- Sumome. This is a slick app that you can install on a WordPress site, which will allow you to collect email addresses for subscribers with a discreet popup box. I haven’t quite figured out how to optimize it yet, but it’s free! And it seems to be working better than its paid counterpart, Leadpages (more on this below).
- Tweeting regularly on Buffer. It seems my target audience is more active on Twitter than on Facebook, because I get way more organic followers on Twitter! Buffer is a new service I started using that will allow me to pre-program my tweets so I don’t have to constantly think about it. I have been remiss and my queue has been empty for awhile, so even then I guess it doesn’t always help.
- NetGalley. NetGalley is a service that anyone can subscribe to, either as an author, a publisher, or a reader. It allows readers to give advance reviews of books, and there are a lot of book bloggers on there. I put this last because I only did it for “Intangible” — it’s really expensive, and almost all of my negative reviews came from NetGalley readers. I think this is because the people who pick up the book aren’t necessarily the ones who are interested in your genre, so they might not be your target audience. Still, the (positive) readers I got from there carried over to all my other books.
What Doesn’t Work
- Creating a book trailer. It didn’t cost me a lot, but it’s done absolutely nothing for me.
- Paperback giveaways. I did this on Rafflecopter, and on Goodreads. It’s a whole lot of money, time, and effort, and most of the time the recipients don’t even leave a review.
- Kindle Unlimited Freebies. I HATE this new Amazon program… I noticed my purchases dropped off steeply as soon as they introduced it, and even though all three books of my trilogy are no longer offered through Kindle Unlimited, I’ve never recovered from the hit. I did put “The Liberty Box” on there just to get more eyes on it, even though I know it won’t translate into sales… I haven’t figured out how to get around this one.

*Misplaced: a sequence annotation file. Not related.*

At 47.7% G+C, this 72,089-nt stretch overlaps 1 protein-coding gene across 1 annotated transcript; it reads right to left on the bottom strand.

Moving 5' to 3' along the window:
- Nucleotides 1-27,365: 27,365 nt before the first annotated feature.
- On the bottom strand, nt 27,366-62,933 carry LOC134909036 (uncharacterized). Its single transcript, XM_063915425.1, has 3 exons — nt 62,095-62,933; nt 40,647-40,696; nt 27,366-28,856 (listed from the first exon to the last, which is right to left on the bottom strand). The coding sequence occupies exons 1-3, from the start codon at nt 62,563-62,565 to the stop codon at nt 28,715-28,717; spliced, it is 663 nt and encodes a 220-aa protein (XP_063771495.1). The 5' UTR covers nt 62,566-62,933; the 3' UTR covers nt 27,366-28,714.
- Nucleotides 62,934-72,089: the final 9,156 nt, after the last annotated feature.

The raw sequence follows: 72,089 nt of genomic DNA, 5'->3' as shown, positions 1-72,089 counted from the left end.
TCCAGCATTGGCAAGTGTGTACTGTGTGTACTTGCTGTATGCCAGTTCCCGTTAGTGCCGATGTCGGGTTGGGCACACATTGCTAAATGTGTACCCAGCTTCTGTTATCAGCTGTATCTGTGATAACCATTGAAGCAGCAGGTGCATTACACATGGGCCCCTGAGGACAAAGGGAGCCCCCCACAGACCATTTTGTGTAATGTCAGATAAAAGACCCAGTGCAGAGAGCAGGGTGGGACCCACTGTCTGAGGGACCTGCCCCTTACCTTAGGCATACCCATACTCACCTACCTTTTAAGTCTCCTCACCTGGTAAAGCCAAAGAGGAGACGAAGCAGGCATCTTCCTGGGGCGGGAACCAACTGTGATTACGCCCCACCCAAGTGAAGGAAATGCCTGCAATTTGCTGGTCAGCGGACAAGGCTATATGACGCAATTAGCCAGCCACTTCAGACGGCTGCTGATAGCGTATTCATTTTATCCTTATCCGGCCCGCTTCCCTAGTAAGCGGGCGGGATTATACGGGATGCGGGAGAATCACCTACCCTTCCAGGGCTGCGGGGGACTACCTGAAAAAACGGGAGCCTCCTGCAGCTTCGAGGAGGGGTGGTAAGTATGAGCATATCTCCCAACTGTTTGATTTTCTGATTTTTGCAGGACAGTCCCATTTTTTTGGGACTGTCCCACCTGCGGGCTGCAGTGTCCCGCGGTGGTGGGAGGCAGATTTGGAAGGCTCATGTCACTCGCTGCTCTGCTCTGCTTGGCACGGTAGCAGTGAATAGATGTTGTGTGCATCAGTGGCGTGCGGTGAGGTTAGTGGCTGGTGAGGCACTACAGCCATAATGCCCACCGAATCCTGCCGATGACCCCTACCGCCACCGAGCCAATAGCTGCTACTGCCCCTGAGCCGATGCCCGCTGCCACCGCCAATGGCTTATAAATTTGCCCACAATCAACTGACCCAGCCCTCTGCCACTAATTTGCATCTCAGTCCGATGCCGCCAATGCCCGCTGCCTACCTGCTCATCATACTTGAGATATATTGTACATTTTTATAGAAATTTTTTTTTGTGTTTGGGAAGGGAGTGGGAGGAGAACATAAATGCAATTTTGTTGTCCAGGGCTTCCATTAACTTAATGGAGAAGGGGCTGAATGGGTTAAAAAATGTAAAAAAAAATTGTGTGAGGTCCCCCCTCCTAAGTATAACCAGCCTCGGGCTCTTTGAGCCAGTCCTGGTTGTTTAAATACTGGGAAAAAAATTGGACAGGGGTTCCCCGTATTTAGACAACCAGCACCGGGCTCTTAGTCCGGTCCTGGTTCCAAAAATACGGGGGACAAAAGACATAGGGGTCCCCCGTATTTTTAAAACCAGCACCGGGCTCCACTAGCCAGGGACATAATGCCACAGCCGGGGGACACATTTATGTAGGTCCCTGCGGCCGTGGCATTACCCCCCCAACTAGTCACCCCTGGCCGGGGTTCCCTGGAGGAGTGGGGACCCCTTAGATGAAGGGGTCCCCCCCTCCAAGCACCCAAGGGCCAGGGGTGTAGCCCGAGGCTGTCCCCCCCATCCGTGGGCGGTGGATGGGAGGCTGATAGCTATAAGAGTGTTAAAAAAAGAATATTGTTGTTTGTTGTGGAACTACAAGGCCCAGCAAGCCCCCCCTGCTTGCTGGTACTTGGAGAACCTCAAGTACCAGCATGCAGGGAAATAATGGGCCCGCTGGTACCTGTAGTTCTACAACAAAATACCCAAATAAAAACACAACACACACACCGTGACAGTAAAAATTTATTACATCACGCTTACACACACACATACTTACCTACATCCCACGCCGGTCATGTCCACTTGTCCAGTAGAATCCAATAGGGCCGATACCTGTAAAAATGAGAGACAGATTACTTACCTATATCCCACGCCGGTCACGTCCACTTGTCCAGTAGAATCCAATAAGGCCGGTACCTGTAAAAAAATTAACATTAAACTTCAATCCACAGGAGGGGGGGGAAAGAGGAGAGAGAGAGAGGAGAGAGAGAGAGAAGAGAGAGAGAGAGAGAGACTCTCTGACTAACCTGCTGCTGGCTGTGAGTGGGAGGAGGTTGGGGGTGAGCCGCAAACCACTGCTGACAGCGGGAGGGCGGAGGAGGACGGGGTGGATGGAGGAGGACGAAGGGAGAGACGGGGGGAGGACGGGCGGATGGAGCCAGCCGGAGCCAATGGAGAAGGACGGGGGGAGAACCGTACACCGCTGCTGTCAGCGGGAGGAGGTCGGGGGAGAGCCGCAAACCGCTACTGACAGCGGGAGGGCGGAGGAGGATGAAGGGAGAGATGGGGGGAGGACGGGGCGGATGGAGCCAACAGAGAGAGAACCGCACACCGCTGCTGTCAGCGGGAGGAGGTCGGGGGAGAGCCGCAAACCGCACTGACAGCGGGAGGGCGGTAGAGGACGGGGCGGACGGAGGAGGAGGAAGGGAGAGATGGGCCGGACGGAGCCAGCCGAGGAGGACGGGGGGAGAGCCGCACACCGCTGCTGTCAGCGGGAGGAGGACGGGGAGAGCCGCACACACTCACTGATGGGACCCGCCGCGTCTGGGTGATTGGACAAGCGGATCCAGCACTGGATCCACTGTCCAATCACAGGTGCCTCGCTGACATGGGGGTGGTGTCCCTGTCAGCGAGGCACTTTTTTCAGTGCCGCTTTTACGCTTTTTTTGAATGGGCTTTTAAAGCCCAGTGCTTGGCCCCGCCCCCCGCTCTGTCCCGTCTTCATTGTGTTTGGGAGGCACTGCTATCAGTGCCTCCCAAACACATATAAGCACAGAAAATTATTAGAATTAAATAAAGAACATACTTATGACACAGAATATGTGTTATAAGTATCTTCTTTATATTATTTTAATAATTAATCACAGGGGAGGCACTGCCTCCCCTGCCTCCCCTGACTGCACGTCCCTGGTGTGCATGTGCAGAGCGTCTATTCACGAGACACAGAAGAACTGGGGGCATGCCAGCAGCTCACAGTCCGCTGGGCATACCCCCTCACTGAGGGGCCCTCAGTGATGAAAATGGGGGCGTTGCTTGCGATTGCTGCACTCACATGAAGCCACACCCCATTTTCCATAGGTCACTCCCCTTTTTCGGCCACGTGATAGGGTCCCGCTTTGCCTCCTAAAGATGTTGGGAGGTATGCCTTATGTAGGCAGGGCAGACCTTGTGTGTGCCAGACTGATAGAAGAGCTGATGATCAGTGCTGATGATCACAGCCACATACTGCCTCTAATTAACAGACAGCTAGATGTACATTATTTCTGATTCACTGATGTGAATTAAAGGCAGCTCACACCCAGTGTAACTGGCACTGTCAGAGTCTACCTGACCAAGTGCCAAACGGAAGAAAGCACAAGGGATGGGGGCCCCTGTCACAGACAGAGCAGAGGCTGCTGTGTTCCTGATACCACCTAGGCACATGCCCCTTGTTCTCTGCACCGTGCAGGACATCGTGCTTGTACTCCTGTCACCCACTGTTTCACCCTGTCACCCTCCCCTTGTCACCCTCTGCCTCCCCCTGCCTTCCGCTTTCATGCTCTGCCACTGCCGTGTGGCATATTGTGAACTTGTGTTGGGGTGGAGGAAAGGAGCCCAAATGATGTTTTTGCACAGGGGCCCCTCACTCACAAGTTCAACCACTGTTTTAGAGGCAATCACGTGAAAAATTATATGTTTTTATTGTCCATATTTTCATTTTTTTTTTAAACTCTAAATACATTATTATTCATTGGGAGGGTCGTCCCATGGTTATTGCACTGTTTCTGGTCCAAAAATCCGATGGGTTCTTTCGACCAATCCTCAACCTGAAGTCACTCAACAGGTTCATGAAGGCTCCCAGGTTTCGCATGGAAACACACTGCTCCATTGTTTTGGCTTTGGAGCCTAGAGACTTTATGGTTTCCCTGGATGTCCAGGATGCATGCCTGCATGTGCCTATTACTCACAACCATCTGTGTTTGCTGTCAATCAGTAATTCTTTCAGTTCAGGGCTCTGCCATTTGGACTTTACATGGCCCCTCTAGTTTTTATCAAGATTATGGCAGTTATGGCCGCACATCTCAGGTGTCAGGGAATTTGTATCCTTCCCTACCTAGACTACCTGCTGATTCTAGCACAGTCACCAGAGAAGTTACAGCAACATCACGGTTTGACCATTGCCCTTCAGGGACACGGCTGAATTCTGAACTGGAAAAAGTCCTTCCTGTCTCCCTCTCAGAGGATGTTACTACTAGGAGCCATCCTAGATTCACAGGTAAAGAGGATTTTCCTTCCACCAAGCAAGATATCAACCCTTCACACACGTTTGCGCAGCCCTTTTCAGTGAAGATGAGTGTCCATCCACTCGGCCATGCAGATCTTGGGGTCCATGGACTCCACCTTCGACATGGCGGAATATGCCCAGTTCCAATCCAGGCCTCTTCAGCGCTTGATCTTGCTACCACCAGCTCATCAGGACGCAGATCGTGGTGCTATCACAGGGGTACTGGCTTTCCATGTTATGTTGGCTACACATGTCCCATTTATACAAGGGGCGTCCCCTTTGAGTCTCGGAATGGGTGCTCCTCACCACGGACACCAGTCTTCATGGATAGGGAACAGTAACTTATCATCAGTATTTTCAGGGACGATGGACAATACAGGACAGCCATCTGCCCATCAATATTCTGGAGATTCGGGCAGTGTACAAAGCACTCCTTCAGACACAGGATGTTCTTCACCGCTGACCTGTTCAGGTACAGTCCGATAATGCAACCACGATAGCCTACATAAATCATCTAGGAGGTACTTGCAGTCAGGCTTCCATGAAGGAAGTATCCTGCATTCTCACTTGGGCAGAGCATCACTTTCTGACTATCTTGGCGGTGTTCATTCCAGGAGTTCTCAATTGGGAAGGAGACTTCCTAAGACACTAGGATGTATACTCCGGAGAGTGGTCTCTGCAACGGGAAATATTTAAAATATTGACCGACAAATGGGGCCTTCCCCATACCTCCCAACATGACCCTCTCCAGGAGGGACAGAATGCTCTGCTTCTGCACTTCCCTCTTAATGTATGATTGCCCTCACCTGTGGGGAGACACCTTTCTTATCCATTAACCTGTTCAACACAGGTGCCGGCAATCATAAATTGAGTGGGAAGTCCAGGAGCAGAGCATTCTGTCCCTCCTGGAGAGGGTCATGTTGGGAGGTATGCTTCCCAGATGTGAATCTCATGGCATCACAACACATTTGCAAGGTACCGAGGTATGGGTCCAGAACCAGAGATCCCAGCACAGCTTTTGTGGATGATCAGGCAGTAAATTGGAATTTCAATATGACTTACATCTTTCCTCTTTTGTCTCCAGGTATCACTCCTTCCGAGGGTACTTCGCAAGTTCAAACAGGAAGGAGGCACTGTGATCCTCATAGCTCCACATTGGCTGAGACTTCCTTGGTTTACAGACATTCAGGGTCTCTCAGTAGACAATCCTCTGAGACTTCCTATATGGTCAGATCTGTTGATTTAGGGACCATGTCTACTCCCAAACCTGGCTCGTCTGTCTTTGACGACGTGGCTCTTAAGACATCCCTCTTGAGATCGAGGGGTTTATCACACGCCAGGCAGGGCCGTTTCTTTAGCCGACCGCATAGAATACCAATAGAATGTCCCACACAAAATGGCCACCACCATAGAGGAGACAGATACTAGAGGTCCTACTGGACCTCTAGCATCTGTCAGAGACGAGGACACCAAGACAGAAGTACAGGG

- Posting on Facebook. Fortunately when I post on Buffer I can automatically cross-post on Twitter and Facebook at the same time… but posting on Facebook specifically used to take a lot of time for me. I used to get a lot more engagement than I do now… I don’t know if it’s because Facebook has changed their algorithms so that posts don’t show up on people’s newsfeeds as much, or what. But now almost nothing I post gets much engagement.
- LeadPages. This is an expensive service that probably works great for other types of businesses, or maybe it would work great for me if I knew how to use it better. It’s an email list-building service that allows you to capture email addresses, and gives you the ability to send them something free in exchange. The problem was, I couldn’t figure out what to give away, since I was already giving away my first book on Amazon! I made a LeadPage that offered the same thing. Not surprisingly, almost nobody bit. I got rid of it.
If you’re a self-published author and you’ve found other strategies that work (or that don’t), I’d love to hear about them!